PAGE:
Former judge Bill Unwin has been spending his retirement recording the stories of those at the end of their lives. Photo: Charles Anderson.

Hearing stories of life and death


As a district court judge for almost two decades Bill Unwin was used to hearing stories.

But nothing quite prepared him for the voluntary job he took up in retirement – hearing from those who were at the end of their lives.

Bill signed up to be a life writer for the Nelson Tasman Hospice seven years ago and in that time, he has interviewed about 30 people from all different backgrounds.

“A lot of people are reticent. Some say they have nothing to say but they always have but everyone has a story.”

And Bill says it has been a privilege to hear and record them.

“The dignity of people that have been told they have less than 12 months to live, and come to terms with that and then share it, is extraordinary.”

The process is beneficial to the patient, as the conversation and recollection is therapeutic, but it also gives family members a chance to hear stories that would have been lost too.

To prepare himself for the job Bill had to go through an extensive interview and then training to make sure he was a good fit.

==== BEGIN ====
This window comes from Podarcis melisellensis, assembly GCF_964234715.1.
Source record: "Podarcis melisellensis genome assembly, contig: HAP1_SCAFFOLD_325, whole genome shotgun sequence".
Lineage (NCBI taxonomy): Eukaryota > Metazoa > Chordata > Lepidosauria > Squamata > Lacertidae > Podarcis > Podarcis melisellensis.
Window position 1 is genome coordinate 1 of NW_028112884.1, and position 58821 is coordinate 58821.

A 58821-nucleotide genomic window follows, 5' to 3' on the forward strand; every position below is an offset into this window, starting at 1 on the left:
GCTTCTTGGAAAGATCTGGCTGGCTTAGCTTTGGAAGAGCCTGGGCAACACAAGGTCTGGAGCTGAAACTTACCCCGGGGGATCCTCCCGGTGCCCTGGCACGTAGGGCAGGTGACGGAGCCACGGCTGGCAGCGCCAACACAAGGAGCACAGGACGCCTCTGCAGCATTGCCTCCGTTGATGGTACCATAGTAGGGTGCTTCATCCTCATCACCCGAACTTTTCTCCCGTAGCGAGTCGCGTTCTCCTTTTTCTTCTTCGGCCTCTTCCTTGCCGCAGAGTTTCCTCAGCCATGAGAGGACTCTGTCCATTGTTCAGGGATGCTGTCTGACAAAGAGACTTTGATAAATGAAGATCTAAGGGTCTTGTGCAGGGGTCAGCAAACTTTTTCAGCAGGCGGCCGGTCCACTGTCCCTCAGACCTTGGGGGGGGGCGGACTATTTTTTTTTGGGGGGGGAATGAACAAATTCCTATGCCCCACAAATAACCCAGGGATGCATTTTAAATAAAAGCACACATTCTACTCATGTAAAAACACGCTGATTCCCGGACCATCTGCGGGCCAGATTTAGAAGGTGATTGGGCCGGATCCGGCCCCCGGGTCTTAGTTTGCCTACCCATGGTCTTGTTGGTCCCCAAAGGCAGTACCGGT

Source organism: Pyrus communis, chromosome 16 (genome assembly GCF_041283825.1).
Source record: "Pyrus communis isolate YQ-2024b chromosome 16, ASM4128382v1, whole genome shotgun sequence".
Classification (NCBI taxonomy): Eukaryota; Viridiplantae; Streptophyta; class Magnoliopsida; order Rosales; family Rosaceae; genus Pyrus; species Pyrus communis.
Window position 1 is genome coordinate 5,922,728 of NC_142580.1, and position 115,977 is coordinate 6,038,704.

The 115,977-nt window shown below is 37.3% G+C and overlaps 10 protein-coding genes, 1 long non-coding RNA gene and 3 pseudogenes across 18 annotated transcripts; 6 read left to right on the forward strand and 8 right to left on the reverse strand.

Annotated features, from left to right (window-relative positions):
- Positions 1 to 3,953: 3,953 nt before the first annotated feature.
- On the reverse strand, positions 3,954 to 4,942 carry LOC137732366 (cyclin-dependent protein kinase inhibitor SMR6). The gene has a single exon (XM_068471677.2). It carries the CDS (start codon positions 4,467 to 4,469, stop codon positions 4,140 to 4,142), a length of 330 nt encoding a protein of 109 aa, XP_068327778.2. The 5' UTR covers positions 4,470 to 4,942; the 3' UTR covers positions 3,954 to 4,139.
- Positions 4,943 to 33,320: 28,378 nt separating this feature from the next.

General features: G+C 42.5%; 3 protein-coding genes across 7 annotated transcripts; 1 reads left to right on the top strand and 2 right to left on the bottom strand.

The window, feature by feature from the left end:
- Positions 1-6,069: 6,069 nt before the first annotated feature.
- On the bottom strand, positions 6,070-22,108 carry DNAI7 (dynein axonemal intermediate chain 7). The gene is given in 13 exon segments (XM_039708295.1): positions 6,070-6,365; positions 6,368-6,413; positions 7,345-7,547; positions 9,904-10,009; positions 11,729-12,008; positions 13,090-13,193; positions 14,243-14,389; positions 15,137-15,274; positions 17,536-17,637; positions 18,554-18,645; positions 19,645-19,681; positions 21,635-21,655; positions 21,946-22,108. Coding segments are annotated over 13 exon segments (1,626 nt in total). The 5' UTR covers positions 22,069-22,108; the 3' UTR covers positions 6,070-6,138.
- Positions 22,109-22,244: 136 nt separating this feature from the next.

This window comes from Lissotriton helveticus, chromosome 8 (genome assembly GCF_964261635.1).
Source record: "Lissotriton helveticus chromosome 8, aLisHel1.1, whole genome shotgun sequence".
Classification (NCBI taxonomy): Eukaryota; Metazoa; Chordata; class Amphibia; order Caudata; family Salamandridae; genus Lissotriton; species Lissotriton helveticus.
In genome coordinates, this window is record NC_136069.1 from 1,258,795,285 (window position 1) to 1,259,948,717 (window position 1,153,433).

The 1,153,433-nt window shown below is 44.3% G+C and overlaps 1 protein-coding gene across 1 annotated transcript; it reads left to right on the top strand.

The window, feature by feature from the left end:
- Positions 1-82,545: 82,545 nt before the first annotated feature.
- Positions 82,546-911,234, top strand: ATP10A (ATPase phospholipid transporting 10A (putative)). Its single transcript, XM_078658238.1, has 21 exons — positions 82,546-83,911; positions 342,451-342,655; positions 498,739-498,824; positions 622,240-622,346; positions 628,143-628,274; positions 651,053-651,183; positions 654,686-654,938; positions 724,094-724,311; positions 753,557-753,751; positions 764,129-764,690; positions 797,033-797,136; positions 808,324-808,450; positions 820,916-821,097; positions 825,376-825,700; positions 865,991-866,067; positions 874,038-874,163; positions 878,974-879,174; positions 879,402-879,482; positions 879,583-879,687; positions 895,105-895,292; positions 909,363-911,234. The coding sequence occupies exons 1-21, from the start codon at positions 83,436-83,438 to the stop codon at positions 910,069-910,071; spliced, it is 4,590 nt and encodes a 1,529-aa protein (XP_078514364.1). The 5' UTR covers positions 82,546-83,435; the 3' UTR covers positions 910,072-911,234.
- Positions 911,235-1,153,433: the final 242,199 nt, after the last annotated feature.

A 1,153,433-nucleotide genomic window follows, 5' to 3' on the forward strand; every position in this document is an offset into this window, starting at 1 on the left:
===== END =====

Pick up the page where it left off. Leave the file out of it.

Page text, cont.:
He spends about an hour a week with a patient but much of the time is spent transcribing interviews.

“One of the best moments is reading the story back to them and watch them lie back and smile,” Bill says.

Bill was made companion of the Queen’s Service Order for services to the judiciary in 2010.

“It is something that you have to give back to the community. If you’ve had a life like I have, you have to. It’s a wonderful scheme.”

Nelson Tasman Hospice is embarking on its most ambitious project in its 30-year history – a new $11.5 million hospice at Suffolk Rd.

It is due to be completed by the end of 2018 but is fundraising to help reach that goal.

To donate visit